Prelude to Removal: Tallisi Phase Transformations in Muscogee Creek Daily Life

Author(s): Cameron B. Wesson; John Cottier

Year: 2013


Beginning with the signing of the Treaty of Fort Jackson and ending with the forced removal of most Creeks on the Trail of Tears, the Tallisi Phase (1814-1836) was a period of tremendous cultural transformation for the Creeks of Southeastern North America. Historical documents suggest the most profound of these changes were alterations in political structure, domestic economies, and demographics. This paper examines the archaeological and historical records to evaluate the impacts of these changes on Creek daily life. Results suggest increased out-migration from Creek towns, the proliferation of homesteads across the landscape, new forms of domestic architecture, decreased diversity in Creek-produced ceramics, increased use of American tablewares, and fundamental changes in Creek politics and domestic economies. Despite important areas of cultural continuity, Tallisi Phase sites provide ample archaeological evidence that the cultural changes discussed in many historical sources were widespread and had profound impacts on Creek daily life.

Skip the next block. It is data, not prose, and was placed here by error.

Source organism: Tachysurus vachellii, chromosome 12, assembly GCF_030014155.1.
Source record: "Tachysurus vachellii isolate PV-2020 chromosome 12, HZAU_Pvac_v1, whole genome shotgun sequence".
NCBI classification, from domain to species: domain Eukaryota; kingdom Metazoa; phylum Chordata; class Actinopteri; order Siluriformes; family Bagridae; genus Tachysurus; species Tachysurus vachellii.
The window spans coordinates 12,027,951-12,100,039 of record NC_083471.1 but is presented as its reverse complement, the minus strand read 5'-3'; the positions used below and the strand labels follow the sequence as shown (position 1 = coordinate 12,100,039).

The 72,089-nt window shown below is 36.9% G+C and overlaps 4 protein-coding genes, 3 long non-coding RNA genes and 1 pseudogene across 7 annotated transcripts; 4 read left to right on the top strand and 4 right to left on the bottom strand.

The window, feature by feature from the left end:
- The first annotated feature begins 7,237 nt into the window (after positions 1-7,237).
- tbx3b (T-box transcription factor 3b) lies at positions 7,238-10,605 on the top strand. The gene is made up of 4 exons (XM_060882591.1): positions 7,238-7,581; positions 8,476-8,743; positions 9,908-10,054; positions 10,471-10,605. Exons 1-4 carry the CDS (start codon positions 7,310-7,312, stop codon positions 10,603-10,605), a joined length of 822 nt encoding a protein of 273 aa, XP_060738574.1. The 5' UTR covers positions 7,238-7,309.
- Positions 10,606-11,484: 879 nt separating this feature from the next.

Cite this Record

Prelude to Removal: Tallisi Phase Transformations in Muscogee Creek Daily Life. Cameron B. Wesson, John Cottier. Presented at Society for Historical Archaeology, Leicester, England, U.K. 2013 ( tDAR id: 428337)

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Temporal Keywords
19th Century

Spatial Coverage

min long: -129.199; min lat: 24.495 ; max long: -66.973; max lat: 49.359 ;

Record Identifiers

PaperId(s): 550